Of the 60 juveniles that were considered to have dispersed outside the study area, 41 (68%) had moved unusually long distances (1.5–6.0 km) from their nest sites during the 10 days preceding the estimated date at which they left the study area (nine were subsequently located outside the study area). Of the remaining 19, three were also subsequently located outside the study area. This suggests that the majority of juveniles that we lost track of did in fact disperse, rather than experience transmitter failure. Of the 40 found dead, 16 (40.0%) and 11 (27.5%) were eaten and presumably killed by raptors and mammals, respectively. A further 12 (30.0%) apparently died of starvation/exposure (six deaths occurred during a 2-day period of exceptionally cold, wet and windy weather in late May 2011), and a single (2.5%) bird was apparently killed by a car.

Thirteen of the 16 (81%) deaths attributed to raptors could not be attributed to a specific species. However, the remains of single juveniles and/or their radio transmitters were found in, or within 100 m of, peregrine (Falco peregrinus), kestrel (F. tinnunculus) and sparrowhawk (Acccipiter nisus) nests, respectively, strongly suggesting that these were the predators. None of the 11 deaths presumed to have been caused by mammals could be attributed to a specific species. However, a minimum of eight (73%) were likely killed by mustelids (stoats and weasels), because they were found in situations inaccessible to red fox, such as small holes or deep in boulder scree.

A similar proportion of early brood (14/76, 18%) and late brood (13/67, 19%) juveniles were apparently depredated (χ2 = 0.02, p = 0.88). During the first four days post-fledging, signs suggested that mammals were the main predator (5/6, 83%), with raptors being the main apparent predator thereafter (15/21, 71%). Mortality apparently from exposure occurred during the first eight days post-fledging, while the individual apparently killed by a car died approximately 3 weeks post-fledging.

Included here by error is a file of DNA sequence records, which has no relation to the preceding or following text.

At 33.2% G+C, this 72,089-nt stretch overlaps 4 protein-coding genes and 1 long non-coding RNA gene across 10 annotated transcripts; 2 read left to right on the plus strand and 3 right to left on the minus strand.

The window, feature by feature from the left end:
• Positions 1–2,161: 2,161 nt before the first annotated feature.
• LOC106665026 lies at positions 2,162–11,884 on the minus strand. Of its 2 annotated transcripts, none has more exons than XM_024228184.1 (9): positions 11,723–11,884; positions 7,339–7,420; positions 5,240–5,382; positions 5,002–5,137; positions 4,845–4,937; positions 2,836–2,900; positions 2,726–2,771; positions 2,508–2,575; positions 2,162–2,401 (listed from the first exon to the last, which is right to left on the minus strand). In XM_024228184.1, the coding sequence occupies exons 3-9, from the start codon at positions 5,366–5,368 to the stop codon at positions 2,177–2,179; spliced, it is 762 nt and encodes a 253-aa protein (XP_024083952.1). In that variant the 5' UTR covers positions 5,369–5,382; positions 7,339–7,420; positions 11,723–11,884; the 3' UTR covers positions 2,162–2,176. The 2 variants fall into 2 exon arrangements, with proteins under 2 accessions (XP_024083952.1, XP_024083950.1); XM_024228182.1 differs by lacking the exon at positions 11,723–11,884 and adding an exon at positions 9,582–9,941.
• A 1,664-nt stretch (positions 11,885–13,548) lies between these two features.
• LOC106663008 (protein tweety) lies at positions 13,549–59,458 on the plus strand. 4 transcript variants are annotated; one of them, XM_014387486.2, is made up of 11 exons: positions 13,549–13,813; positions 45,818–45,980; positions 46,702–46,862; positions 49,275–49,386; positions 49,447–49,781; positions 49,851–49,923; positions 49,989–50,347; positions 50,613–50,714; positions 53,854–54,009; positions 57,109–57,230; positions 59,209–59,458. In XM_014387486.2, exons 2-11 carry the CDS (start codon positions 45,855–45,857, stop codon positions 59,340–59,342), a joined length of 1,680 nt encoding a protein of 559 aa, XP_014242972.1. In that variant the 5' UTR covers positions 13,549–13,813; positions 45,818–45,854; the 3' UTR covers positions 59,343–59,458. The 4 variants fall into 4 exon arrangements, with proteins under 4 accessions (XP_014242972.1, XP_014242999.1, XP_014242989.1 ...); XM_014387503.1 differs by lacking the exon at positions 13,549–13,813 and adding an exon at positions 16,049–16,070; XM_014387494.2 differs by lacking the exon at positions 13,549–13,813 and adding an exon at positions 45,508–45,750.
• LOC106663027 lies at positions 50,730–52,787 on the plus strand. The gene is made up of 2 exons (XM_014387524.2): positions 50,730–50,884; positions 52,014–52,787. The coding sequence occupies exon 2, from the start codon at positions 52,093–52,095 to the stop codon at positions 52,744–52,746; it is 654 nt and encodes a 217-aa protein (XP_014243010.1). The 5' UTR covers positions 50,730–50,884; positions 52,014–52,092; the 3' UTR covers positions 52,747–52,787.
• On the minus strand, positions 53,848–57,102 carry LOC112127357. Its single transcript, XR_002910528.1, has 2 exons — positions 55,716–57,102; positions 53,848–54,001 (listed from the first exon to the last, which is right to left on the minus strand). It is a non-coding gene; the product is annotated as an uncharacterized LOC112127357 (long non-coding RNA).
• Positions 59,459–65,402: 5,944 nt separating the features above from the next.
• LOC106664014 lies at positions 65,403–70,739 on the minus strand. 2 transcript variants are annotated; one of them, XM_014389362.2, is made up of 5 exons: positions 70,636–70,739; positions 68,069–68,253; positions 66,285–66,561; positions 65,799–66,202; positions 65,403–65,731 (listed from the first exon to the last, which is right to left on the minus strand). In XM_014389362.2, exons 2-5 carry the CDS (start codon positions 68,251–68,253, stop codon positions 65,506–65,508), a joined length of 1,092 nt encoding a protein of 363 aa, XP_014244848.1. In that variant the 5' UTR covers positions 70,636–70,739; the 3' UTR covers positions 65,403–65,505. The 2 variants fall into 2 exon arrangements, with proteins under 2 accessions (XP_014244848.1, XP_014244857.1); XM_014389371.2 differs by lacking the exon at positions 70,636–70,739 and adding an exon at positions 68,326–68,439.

Discussion

During 2011–12, we successfully provided supplementary food at 21 ouzel territories, with a further 34 territories classed as controls. However, none of adult provisioning rate to nestlings, fledging success, brood size at fledging, within-brood variation and individual nestling BCI at fledging, and post-fledging survival were positively associated with the provision of supplementary food. Post-fledging survival was positively associated with BCI at fledging, but there was no apparent association between BCI and the provision of supplementary food. Post-fledging mortality was apparently mainly due to predation by raptors and mustelid mammals. We therefore conclude that, during 2011–12, food supplementation did not improve the demographic rates which had previously been identified to be crucial for improving the population growth of ouzels in the UK. However, since the current and previous studies (e.g. Sim et al. 2011) have been carried out on areas with intensive predator control, these results may only be directly relevant to areas with similar levels of predator control.

Effects of food supplementation on provisioning rates

The majority of ouzel pairs that were supplied with supplementary food found it relatively quickly, usually within a day, and used it to feed themselves and/or their nestlings in both years. Supplied food was mainly mealworms, which have been widely used to feed a number of passerine species due to their high protein and fat content, similarity to natural invertebrate food, and availability to receive in bulk at short notice (Bernard et al. 1997; Burfield 2002; Banjo et al. 2006). In this study, ouzel provisioning rate increased with nestling age as expected, and as noted for several other passerines (e.g. Goodbred and Holmes 1996; Zanette et al. 2000; Dawson et al. 2005). However, there was no evidence that food supplementation increased adult ouzel provisioning rate to nestlings, which suggests that natural invertebrate food was abundant in both years.

Effects of food supplementation on vital rates

Contrary to our predictions, we found no positive effect of food supplementation on ouzel fledging success, or brood size at fledging. These results are consistent with 9/19 (47.4%) of published studies on fledging success in small passerines, which found no positive effect of food supplementation (Robb et al. 2008). Although the provision of supplementary food resulted in increased brood size at fledging in great spotted woodpeckers (Dendrocopos major), it did not in great tits (Parus major), and brood size actually decreased in fed great and blue tits (P. caeruleus) in another study (Verboven et al. 2001; Harrison et al. 2010; Smith and Smith 2013).